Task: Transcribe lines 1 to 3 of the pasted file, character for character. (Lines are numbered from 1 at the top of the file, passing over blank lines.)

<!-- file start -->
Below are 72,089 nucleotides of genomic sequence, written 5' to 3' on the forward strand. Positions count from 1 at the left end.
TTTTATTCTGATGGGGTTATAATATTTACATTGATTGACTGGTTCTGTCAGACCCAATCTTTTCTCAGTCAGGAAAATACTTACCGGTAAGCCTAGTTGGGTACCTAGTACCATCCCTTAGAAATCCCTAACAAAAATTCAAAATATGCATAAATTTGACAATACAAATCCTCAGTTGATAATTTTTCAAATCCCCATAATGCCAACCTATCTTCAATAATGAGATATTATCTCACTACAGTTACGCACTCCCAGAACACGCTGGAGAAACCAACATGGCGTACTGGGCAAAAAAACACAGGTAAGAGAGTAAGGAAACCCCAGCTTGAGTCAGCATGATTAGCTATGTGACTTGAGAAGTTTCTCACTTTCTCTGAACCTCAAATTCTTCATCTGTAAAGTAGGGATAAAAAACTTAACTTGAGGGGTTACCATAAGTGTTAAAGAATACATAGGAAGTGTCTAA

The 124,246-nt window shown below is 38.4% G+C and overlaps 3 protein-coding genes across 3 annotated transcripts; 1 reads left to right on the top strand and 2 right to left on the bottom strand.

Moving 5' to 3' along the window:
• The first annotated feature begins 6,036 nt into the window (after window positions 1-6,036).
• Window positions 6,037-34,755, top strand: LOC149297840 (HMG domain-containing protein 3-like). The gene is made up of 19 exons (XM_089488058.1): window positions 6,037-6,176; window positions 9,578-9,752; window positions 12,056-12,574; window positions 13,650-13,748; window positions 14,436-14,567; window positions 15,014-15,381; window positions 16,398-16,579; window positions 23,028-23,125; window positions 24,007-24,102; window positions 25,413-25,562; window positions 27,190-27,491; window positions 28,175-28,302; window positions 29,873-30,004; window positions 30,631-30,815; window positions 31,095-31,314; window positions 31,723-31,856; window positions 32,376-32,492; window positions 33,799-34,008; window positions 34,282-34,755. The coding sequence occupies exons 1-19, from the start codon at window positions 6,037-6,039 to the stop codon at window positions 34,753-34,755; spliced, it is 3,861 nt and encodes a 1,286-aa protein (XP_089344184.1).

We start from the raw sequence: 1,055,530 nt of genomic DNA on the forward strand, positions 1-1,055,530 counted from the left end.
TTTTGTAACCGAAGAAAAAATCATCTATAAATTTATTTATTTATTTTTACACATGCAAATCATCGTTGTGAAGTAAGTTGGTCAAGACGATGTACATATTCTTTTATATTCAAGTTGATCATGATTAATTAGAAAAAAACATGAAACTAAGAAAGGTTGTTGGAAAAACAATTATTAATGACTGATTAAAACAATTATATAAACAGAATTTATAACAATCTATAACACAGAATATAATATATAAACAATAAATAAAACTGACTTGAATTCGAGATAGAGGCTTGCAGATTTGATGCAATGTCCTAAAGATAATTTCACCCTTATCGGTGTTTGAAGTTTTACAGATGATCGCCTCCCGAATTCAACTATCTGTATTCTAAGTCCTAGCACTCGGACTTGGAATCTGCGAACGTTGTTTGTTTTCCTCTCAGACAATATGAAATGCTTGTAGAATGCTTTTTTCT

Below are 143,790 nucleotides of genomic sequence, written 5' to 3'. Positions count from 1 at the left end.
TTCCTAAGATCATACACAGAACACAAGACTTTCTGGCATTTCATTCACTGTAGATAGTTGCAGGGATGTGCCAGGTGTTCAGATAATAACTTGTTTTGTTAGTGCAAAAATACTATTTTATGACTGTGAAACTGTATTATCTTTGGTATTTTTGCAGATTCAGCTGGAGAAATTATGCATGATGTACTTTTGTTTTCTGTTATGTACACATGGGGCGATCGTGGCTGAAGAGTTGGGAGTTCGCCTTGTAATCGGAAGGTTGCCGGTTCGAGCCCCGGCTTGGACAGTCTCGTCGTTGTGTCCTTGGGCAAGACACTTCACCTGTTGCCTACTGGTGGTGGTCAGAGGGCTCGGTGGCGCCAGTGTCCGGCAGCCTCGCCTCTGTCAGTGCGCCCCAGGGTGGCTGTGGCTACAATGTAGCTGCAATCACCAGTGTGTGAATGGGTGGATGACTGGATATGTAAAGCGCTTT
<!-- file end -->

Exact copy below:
Below are 72,089 nucleotides of genomic sequence, written 5' to 3' on the forward strand. Positions count from 1 at the left end.
TTTTATTCTGATGGGGTTATAATATTTACATTGATTGACTGGTTCTGTCAGACCCAATCTTTTCTCAGTCAGGAAAATACTTACCGGTAAGCCTAGTTGGGTACCTAGTACCATCCCTTAGAAATCCCTAACAAAAATTCAAAATATGCATAAATTTGACAATACAAATCCTCAGTTGATAATTTTTCAAATCCCCATAATGCCAACCTATCTTCAATAATGAGATATTATCTCACTACAGTTACGCACTCCCAGAACACGCTGGAGAAACCAACATGGCGTACTGGGCAAAAAAACACAGGTAAGAGAGTAAGGAAACCCCAGCTTGAGTCAGCATGATTAGCTATGTGACTTGAGAAGTTTCTCACTTTCTCTGAACCTCAAATTCTTCATCTGTAAAGTAGGGATAAAAAACTTAACTTGAGGGGTTACCATAAGTGTTAAAGAATACATAGGAAGTGTCTAA

The 124,246-nt window shown below is 38.4% G+C and overlaps 3 protein-coding genes across 3 annotated transcripts; 1 reads left to right on the top strand and 2 right to left on the bottom strand.